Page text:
The problem with the neonics is that they continue to act in the insect long after the initial exposure has past. My guess, based upon extrapolation of the time-dependence observed in a few studies, is that the neonics have some detrimental effects in the 0.2 ppb range. If true – many bees will experience these levels much of the time. When the right pathogen comes along, the bees succumb because of the immune deficiency caused by the pesticide.
    How does that work? Neonics are supposed to be neurotoxins. I don’t know. But rigth now we are running a giant wolrdwide experiment on the effects of low levels of neonics on everything.


  3. I was just looking at some “ag maps” of the UK, and it seems that the east and south east regions are also the most high intensity ag regions, but I don’t know my UK geography that well, but wonder if the ultimate cuase of the correlation between DWV in honeybees and bumblebees is related to general levels of insecticide contaminationin the regions. Is there any data on, for instance, pesticides in waterways throughout the UK?


    1. Hi Gary, thanks for your two insightful comments which gave me a lot to think about. I apologise for being a bit slow to respond but I wanted to have a proper look at the papers you mentioned.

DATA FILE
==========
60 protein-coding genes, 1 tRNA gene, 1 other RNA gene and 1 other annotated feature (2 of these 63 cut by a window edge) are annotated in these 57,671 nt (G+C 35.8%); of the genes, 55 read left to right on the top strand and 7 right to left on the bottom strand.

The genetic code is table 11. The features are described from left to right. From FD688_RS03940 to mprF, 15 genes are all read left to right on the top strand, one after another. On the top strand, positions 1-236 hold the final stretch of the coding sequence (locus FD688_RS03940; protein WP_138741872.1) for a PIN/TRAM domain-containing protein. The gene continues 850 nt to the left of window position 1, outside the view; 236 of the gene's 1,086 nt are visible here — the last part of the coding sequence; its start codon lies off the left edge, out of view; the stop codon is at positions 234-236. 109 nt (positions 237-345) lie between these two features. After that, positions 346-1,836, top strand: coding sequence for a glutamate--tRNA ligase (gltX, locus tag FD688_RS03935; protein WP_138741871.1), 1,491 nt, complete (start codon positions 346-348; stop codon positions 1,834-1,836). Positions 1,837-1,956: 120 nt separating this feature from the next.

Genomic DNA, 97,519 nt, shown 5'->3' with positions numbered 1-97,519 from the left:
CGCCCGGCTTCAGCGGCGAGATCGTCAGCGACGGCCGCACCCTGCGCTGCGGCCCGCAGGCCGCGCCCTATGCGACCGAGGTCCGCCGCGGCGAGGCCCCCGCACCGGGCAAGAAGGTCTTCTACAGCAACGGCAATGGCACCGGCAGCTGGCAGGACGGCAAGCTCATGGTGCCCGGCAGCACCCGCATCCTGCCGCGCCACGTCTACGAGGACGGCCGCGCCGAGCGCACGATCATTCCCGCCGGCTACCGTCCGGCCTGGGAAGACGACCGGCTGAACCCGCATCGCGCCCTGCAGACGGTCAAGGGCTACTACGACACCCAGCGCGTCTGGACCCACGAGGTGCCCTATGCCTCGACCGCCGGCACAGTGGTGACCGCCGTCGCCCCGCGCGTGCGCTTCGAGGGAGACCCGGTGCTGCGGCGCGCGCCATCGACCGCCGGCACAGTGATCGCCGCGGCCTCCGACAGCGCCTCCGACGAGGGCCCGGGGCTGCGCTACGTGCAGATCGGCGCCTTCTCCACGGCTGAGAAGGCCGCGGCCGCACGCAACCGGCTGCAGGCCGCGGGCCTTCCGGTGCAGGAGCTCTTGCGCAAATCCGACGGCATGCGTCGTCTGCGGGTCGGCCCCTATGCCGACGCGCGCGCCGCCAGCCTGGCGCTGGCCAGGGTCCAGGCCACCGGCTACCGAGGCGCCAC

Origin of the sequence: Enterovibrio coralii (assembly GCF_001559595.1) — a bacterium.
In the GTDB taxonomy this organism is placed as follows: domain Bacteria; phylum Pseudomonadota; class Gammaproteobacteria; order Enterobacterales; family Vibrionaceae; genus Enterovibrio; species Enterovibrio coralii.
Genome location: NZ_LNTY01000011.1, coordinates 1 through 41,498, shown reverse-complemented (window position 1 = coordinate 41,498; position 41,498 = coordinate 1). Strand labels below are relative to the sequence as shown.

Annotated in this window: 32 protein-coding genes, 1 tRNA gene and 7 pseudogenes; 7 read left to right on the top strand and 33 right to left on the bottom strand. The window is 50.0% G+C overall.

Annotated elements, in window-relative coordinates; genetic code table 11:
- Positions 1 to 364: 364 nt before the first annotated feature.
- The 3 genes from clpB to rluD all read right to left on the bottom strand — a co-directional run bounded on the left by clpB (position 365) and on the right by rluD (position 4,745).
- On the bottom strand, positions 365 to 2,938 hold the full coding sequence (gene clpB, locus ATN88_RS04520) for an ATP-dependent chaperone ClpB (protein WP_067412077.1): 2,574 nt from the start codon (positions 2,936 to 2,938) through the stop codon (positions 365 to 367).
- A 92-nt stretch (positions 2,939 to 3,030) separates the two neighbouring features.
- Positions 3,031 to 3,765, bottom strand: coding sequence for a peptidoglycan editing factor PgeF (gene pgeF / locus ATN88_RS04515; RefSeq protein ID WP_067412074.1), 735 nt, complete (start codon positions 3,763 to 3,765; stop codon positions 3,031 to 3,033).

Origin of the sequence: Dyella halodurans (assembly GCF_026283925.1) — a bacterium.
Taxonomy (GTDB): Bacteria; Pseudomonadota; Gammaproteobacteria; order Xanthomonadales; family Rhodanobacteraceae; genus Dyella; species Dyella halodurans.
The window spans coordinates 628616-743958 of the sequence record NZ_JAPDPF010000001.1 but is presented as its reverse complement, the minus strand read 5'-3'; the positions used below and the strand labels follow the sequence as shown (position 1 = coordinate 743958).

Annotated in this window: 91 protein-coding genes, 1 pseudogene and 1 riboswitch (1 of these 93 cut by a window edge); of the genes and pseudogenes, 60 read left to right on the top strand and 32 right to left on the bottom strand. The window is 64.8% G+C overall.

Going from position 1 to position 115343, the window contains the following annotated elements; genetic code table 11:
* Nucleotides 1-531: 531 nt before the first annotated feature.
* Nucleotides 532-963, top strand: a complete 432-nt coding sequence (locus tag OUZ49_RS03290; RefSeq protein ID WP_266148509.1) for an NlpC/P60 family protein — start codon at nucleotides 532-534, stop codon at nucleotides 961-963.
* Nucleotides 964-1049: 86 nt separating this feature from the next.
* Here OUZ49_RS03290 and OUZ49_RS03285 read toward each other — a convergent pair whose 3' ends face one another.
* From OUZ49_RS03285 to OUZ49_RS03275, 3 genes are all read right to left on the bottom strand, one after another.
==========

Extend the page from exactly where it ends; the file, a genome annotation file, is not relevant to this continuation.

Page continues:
In the first comment you were talking about how bees might be more susceptible to diseases when treated with different chemical pesticides/fungicides. The two papers you cited provide evidence for this idea and I would also add the paper by Pettis et al PLOS One 2013 where they showed how pollen collected from foraging bees became contaminated by fungicide and the fungicide level correlated with Nosema infection.
      The Di Prisco paper provides a mechanism whereby neonics modulate the bee’s immune response so that they are more susceptible to DWV infection. My only concern about this paper is that many of their results are obtained after topical application of chemicals. This means applying the chemical in a drop of acetone on to the thorax. They do all the necessary controls but it seems a little harsh and calls for repetition. They do perform some experiments where they put chemicals in the feeding solutions but here it looks like imidacloprid is much less effective and I think statistically non significant. In my view, more work is required before we can be sure about this.
      I do agree, however, that bees are living in a chemical soup and this may be weakening them. For the neonics, the sub-lethal effects on behaviour are also very important. My view about CCD is that it is a perfect storm as you say but I would add to the pathogens and chemicals the effects in the US of commercial beekeeping methods.